If you’ve watched or attended a Lakewood City Council meeting, the name Anita Springsteen is one you wouldn’t likely forget.
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Lakewood Ward 3 City Councilor Anita Springsteen is known for often being at odds with Mayor Adam Paul, other council members and city staff, and for frequently criticizing power structures in the city.
In her defense, Springsteen said she is seen as controversial because she doesn’t pull any punches — something she said her lack of ambition to seek higher political office allows her to do.
Several times during regular Lakewood City Council meetings this year, Springsteen aired concerns about law enforcement tactics employed by Lakewood Police Department.
Some of those concerns arose from accusations that an unarmed Black man named Ameer Allen was roughed up by police during an arrest. Police had been called to Allen’s residence during an alleged altercation in February 2021 between Allen and a tow truck driver attempting to tow his vehicle. Allen was charged with assault, resisting arrest, harassment and obstructing a peace officer and was facing four years in jail.
After the incident occurred, Allen’s girlfriend’s 7-year-old daughter, who’d witnessed the arrest, told her school counselor about the experience and its traumatic effects. The counselor then wrote to City Council asking them to look into the matter.
“This really bothered me because at that time I was already in full swing on wanting to see justice reform issues addressed here in Lakewood,” Springsteen said. “(I was) hearing from various people during the course of my activism who felt like there was a lot of racial bias here in Lakewood.”
In the ensuing months, Allen called in to tell his story to council members during open comment periods of council meetings. Eventually, Springsteen said she sat down with Allen and his girlfriend, and after hearing more about his story, Springsteen said she was moved to offer him her services as a defense attorney. Allen was being charged with four criminal counts arising from the arrest.
“My concern was that Ameer didn’t qualify for a public defender even though it was in the middle of the pandemic, he was on unemployment and appearing in court without council,” she said.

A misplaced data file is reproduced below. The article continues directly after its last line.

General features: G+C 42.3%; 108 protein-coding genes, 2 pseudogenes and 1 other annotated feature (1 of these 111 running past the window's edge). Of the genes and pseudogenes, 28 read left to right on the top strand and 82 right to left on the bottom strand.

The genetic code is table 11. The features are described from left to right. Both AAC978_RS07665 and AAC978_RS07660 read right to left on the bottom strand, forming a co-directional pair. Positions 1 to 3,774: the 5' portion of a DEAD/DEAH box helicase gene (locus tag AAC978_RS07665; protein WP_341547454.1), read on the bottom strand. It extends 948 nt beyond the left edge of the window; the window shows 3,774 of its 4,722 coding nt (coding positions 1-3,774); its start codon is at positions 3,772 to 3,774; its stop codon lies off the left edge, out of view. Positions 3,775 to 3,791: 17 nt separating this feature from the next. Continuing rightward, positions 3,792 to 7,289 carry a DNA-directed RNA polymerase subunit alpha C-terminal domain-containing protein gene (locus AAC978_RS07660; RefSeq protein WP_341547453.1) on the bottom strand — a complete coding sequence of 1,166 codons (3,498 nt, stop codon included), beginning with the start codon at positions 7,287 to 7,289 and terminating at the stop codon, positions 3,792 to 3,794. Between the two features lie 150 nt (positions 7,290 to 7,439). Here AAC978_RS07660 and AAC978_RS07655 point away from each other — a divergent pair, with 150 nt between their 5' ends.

She said she believed helping Allen was simply doing her job — for the city, its citizens and the police department. She said she was concerned with limiting the city’s liability, addressing problems and helping to find "bad apples" if indeed any existed, through handling the case.
So with no support staff and very little time or money to take on a pro-bono gig, Springsteen said she forged ahead with what she called a true David and Goliath situation.
“I didn’t want to be perceived to be at odds with the city or with the police department,” she said. “Because I appreciate and support the police departmen, but I feel it’s been difficult for me to break through and have the kind of meaningful communication with them that I’d hoped to have for the last two and a half years about things that need to be addressed and changed.”
Ultimately, a jury in the case found Allen not guilty of all charges April 22. Something Springsteen said, gave her a bit of an "Atticus Finch moment." She said the fact that a virtually all-white jury cleared a Black man of charges against police in Lakewood helped restore her faith in the justice system.
“They (the jury) could see the truth, and they did justice,” she said.
But beyond all of that, Springsteen said she hopes the outcome of the case will cause some change within the Lakewood Police Department.
“Whether they’re going to tell me or not, I know that this had to affect things behind the scenes where they have to have those difficult conversations,” she said, referencing things like racial bias training, deescalation techniques and more stringent internal affairs investigations, which she hopes to see implemented by the police department.
Communication, she said, also is key.
Known, she thinks, unfairly, for being a critic of law enforcement, Springsteen said she'd love to be able to sit down with Lakewood Police Chief Dan McCasky to talk about her concerns and those of her constituents. She said she also favors things like the city hiring more police officers of color and the creation of a citizens review board, allowing for more one-on-one conversations between residents of Lakewood and their police department.
Lakewood Poice Department has not said administrative or training changes have or will be made because of the outcome of the Allen case.
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